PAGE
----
MON, 25 SEP 1995 22:47:36 GMT
AIM, Skopje, September 21, 1995
In the beginning of October, the former Macedonian state flag will cease flying in front of all state buildings in Macedonia. By then, the Macedonian parliament is expected to change the symbol on the flag - the sixteen-pointed gold star impressed on red background, well known as the "star from Vergina". It was found in 1978 by the Greek archeologist Manolis Androlikos at the newly discovered tomb of Philip II, father of the historically more famous conqueror Alexander the Great, who lived in the fourth century B.C.
In this way the Macedonian sacrifice will be offered at the altar of the Greek-Macedonian Agreement signed last week in New York under auspices of the United Nations and under pressure exerted by Washington D.C. Greece should respond by lifting the embargo introduced in February last year against Macedonia in order to force it to change the state symbol. But, not only to change the symbol but also to change the name of the Macedonian state which, according to interpretation coming from Athens, belongs solely to the "Greek historic heritage". The concession Athens was forced to make was its consent to "temporary agreement on normalization of relations" between the two Southern Balkan states (officially the Greek-Macedonian Agreement), without what she considered to be the crucial problem being solved - the name of the Macedonian state. This is expected to be discussed some time in the future.
If those are right who claim that the compromising formula whose diplomatic name was the "small package" has brought the delight of victory to neither Macedonia nor Greece, the Greek media which concluded on the occasion that "America has won" are also right, since the USA have lately become the ones to force themselves as the decisive factor in resolving the crisis in the Balkans. Washington has not only brought resolution of the crisis in Bosnia close to its logical end - defeat of the "Greater Serbia" policy of Belgrade, but it has also filled in another allegedly incidental hole in the South of the Balkans by forcing the Greek and the Macedonian foreign ministers, Carolas Papoullas and Stevo Crvenkovski to sit at the same table. Obviously, the Americans are trying to close the Yugoslav crisis by a single move.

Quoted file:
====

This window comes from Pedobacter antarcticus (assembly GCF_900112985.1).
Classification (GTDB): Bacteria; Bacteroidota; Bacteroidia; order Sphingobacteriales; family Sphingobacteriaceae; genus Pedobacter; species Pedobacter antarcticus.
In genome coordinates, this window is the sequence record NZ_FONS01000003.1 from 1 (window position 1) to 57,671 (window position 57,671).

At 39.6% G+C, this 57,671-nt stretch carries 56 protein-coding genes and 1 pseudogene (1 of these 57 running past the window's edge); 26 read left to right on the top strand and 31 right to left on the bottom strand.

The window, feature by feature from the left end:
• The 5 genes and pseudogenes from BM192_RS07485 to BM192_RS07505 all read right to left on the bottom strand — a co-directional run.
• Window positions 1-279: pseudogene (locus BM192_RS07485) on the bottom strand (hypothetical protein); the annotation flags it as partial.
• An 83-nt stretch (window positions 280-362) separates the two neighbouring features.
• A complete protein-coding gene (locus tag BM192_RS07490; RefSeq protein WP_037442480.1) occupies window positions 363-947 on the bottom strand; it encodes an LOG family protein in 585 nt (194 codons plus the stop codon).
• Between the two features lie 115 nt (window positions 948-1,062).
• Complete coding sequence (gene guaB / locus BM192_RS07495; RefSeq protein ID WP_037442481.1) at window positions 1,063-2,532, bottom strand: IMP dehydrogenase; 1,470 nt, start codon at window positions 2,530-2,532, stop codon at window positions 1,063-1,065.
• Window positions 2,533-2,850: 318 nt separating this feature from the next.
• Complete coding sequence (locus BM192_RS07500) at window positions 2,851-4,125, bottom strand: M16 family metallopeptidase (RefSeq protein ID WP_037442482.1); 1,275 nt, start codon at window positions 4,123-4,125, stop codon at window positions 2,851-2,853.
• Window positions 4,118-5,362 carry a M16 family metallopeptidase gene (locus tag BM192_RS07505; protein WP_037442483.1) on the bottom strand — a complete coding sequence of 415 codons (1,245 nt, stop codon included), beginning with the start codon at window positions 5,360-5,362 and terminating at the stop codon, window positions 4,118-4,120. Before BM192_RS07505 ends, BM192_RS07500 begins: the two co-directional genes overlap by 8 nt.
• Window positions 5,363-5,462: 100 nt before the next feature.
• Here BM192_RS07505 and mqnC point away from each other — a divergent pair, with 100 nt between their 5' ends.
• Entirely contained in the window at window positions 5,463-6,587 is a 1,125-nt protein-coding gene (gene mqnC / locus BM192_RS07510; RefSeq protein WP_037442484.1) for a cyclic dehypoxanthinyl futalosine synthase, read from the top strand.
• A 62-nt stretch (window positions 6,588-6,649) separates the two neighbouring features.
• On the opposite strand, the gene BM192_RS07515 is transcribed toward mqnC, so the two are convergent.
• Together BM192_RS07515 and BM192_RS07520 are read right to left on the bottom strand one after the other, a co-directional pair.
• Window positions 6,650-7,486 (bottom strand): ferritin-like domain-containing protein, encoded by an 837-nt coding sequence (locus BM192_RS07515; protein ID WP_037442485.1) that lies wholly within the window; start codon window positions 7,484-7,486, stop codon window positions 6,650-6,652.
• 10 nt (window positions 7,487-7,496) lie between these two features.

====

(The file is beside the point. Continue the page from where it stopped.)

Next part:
Indeed indecisive haggling between Athens and Skopje will continue, but it can have neither lasting nor risky consequences any more. The two parties will now bargain only about "technical" issues. They will talk about the type of documents citizens of Macedonia will have to possess in order to cross the Greek border, what will have to be included in way-bills when trucks or trains cross the border. It also seems that the diplomatic struggle concerning for Greece the crucial issue - the name of the Macedonian state - will continue.
Skopje is hoping that it will succeed in evading "talks" concerning this issue prescribed by the Agreement. As a journal close to the Macedonian government Nova Makedonija forecast on Thursday, this issue will be "frozen", or left to be discusssed when both parties manifest good will to implement what has already been been agreed in New York. The other possibility offered by the journal is that by signing the Agreement both parties have in fact agreed that there can be no agreement concerning this issues. Will Athens agree to such an approach?